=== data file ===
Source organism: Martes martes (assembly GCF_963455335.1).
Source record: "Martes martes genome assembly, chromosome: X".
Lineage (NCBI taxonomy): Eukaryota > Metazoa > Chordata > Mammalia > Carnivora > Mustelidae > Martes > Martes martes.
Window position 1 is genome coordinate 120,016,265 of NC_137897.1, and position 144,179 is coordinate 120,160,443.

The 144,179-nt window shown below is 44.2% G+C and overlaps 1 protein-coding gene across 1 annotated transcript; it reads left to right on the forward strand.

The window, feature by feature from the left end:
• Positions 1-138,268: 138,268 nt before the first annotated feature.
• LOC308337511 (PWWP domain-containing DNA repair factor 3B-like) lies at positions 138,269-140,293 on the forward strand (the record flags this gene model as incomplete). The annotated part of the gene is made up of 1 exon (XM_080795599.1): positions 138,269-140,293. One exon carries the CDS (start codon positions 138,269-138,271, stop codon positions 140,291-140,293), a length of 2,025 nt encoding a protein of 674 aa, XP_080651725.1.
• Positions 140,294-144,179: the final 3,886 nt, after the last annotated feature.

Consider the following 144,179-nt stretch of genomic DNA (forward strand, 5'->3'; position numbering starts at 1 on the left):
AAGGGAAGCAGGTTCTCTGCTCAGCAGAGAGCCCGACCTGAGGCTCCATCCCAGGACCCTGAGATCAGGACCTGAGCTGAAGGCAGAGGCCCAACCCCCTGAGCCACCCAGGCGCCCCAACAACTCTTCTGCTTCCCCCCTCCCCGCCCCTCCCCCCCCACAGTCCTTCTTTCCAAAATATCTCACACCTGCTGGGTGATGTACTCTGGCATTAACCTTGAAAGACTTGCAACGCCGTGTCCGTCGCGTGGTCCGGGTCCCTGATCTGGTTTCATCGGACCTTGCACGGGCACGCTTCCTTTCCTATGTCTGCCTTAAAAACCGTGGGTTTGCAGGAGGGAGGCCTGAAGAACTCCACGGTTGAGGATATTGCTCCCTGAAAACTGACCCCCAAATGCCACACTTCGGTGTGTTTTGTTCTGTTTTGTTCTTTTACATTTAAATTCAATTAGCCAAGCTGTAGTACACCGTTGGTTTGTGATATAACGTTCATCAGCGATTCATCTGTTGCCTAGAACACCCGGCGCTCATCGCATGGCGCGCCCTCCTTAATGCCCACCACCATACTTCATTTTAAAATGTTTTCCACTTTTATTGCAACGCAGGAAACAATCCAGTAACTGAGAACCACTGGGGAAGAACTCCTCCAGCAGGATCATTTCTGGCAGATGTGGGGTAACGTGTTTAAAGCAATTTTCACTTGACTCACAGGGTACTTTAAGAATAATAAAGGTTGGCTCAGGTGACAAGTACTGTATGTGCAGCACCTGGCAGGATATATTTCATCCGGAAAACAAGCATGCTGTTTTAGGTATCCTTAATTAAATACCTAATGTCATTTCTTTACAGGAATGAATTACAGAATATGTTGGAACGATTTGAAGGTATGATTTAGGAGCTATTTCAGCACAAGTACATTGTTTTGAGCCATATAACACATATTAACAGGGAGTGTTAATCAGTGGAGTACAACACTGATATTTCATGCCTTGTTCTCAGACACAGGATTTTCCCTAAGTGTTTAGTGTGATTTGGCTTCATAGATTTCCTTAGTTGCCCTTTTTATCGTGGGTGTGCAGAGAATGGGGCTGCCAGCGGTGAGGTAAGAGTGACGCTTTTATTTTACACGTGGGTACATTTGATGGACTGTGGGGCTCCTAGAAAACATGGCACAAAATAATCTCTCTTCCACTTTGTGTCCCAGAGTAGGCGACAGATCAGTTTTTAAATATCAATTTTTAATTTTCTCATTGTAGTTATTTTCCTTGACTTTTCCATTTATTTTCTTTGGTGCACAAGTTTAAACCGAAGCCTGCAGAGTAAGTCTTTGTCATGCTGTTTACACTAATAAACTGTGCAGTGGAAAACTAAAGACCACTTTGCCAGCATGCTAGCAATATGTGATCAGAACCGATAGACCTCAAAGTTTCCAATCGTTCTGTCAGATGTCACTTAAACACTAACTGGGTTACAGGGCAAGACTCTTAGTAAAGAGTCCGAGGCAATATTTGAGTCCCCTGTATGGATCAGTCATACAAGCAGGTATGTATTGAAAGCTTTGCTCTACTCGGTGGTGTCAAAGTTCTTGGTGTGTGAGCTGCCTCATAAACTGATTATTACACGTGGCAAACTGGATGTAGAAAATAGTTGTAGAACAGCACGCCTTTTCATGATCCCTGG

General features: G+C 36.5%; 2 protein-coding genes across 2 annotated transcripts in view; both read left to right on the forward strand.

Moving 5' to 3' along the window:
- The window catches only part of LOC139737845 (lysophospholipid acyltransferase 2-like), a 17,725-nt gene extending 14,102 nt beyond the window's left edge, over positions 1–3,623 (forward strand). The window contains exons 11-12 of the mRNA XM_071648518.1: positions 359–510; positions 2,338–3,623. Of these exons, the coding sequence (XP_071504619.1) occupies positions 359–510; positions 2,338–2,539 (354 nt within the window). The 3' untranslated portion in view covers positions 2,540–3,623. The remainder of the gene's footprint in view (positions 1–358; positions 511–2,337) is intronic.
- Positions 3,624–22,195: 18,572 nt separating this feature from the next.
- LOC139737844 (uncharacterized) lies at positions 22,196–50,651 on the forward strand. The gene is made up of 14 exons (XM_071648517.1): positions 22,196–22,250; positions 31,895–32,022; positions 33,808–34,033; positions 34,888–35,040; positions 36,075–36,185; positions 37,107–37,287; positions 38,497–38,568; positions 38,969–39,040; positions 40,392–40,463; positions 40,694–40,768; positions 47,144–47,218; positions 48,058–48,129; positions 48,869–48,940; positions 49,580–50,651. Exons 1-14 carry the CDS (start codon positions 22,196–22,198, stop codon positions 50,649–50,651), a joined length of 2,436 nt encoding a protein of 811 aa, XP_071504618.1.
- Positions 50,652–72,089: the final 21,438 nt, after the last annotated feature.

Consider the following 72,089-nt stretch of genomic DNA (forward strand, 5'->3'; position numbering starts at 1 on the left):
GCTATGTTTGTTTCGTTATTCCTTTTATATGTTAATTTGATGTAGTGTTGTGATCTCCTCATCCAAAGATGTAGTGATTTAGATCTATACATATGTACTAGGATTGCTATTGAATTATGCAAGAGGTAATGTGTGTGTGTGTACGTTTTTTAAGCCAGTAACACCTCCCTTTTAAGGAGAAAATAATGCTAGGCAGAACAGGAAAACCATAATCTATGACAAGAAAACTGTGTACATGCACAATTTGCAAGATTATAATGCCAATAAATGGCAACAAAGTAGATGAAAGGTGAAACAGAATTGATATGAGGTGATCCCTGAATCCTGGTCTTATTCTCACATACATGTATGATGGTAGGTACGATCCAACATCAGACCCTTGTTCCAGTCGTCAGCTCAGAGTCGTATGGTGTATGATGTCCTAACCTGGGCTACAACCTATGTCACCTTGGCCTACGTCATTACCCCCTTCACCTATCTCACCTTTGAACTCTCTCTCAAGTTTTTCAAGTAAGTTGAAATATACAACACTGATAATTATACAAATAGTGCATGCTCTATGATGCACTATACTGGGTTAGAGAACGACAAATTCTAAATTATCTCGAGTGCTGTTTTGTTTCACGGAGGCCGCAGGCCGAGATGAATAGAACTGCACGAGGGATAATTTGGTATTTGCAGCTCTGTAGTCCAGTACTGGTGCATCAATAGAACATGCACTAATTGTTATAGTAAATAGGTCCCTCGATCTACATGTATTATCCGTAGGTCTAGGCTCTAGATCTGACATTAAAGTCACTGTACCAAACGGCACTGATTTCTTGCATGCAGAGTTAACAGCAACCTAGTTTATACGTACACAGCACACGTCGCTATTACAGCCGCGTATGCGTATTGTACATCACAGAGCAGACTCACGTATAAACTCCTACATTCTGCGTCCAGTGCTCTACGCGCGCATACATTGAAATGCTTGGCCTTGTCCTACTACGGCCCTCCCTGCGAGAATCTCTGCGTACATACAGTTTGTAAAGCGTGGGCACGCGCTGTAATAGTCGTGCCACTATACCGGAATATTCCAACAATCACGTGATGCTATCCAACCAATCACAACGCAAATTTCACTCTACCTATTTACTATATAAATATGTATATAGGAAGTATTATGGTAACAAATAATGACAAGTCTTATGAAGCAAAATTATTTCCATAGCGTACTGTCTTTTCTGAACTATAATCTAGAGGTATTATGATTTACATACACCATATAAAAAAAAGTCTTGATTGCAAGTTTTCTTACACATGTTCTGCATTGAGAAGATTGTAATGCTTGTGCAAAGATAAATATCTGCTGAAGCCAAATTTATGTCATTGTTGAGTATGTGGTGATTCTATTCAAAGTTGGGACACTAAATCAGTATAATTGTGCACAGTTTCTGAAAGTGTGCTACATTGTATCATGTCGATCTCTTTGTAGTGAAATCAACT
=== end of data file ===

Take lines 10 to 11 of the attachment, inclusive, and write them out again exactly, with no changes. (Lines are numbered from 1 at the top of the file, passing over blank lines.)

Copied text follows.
Consider the following 144,179-nt stretch of genomic DNA (forward strand, 5'->3'; position numbering starts at 1 on the left):
AAGGGAAGCAGGTTCTCTGCTCAGCAGAGAGCCCGACCTGAGGCTCCATCCCAGGACCCTGAGATCAGGACCTGAGCTGAAGGCAGAGGCCCAACCCCCTGAGCCACCCAGGCGCCCCAACAACTCTTCTGCTTCCCCCCTCCCCGCCCCTCCCCCCCCACAGTCCTTCTTTCCAAAATATCTCACACCTGCTGGGTGATGTACTCTGGCATTAACCTTGAAAGACTTGCAACGCCGTGTCCGTCGCGTGGTCCGGGTCCCTGATCTGGTTTCATCGGACCTTGCACGGGCACGCTTCCTTTCCTATGTCTGCCTTAAAAACCGTGGGTTTGCAGGAGGGAGGCCTGAAGAACTCCACGGTTGAGGATATTGCTCCCTGAAAACTGACCCCCAAATGCCACACTTCGGTGTGTTTTGTTCTGTTTTGTTCTTTTACATTTAAATTCAATTAGCCAAGCTGTAGTACACCGTTGGTTTGTGATATAACGTTCATCAGCGATTCATCTGTTGCCTAGAACACCCGGCGCTCATCGCATGGCGCGCCCTCCTTAATGCCCACCACCATACTTCATTTTAAAATGTTTTCCACTTTTATTGCAACGCAGGAAACAATCCAGTAACTGAGAACCACTGGGGAAGAACTCCTCCAGCAGGATCATTTCTGGCAGATGTGGGGTAACGTGTTTAAAGCAATTTTCACTTGACTCACAGGGTACTTTAAGAATAATAAAGGTTGGCTCAGGTGACAAGTACTGTATGTGCAGCACCTGGCAGGATATATTTCATCCGGAAAACAAGCATGCTGTTTTAGGTATCCTTAATTAAATACCTAATGTCATTTCTTTACAGGAATGAATTACAGAATATGTTGGAACGATTTGAAGGTATGATTTAGGAGCTATTTCAGCACAAGTACATTGTTTTGAGCCATATAACACATATTAACAGGGAGTGTTAATCAGTGGAGTACAACACTGATATTTCATGCCTTGTTCTCAGACACAGGATTTTCCCTAAGTGTTTAGTGTGATTTGGCTTCATAGATTTCCTTAGTTGCCCTTTTTATCGTGGGTGTGCAGAGAATGGGGCTGCCAGCGGTGAGGTAAGAGTGACGCTTTTATTTTACACGTGGGTACATTTGATGGACTGTGGGGCTCCTAGAAAACATGGCACAAAATAATCTCTCTTCCACTTTGTGTCCCAGAGTAGGCGACAGATCAGTTTTTAAATATCAATTTTTAATTTTCTCATTGTAGTTATTTTCCTTGACTTTTCCATTTATTTTCTTTGGTGCACAAGTTTAAACCGAAGCCTGCAGAGTAAGTCTTTGTCATGCTGTTTACACTAATAAACTGTGCAGTGGAAAACTAAAGACCACTTTGCCAGCATGCTAGCAATATGTGATCAGAACCGATAGACCTCAAAGTTTCCAATCGTTCTGTCAGATGTCACTTAAACACTAACTGGGTTACAGGGCAAGACTCTTAGTAAAGAGTCCGAGGCAATATTTGAGTCCCCTGTATGGATCAGTCATACAAGCAGGTATGTATTGAAAGCTTTGCTCTACTCGGTGGTGTCAAAGTTCTTGGTGTGTGAGCTGCCTCATAAACTGATTATTACACGTGGCAAACTGGATGTAGAAAATAGTTGTAGAACAGCACGCCTTTTCATGATCCCTGG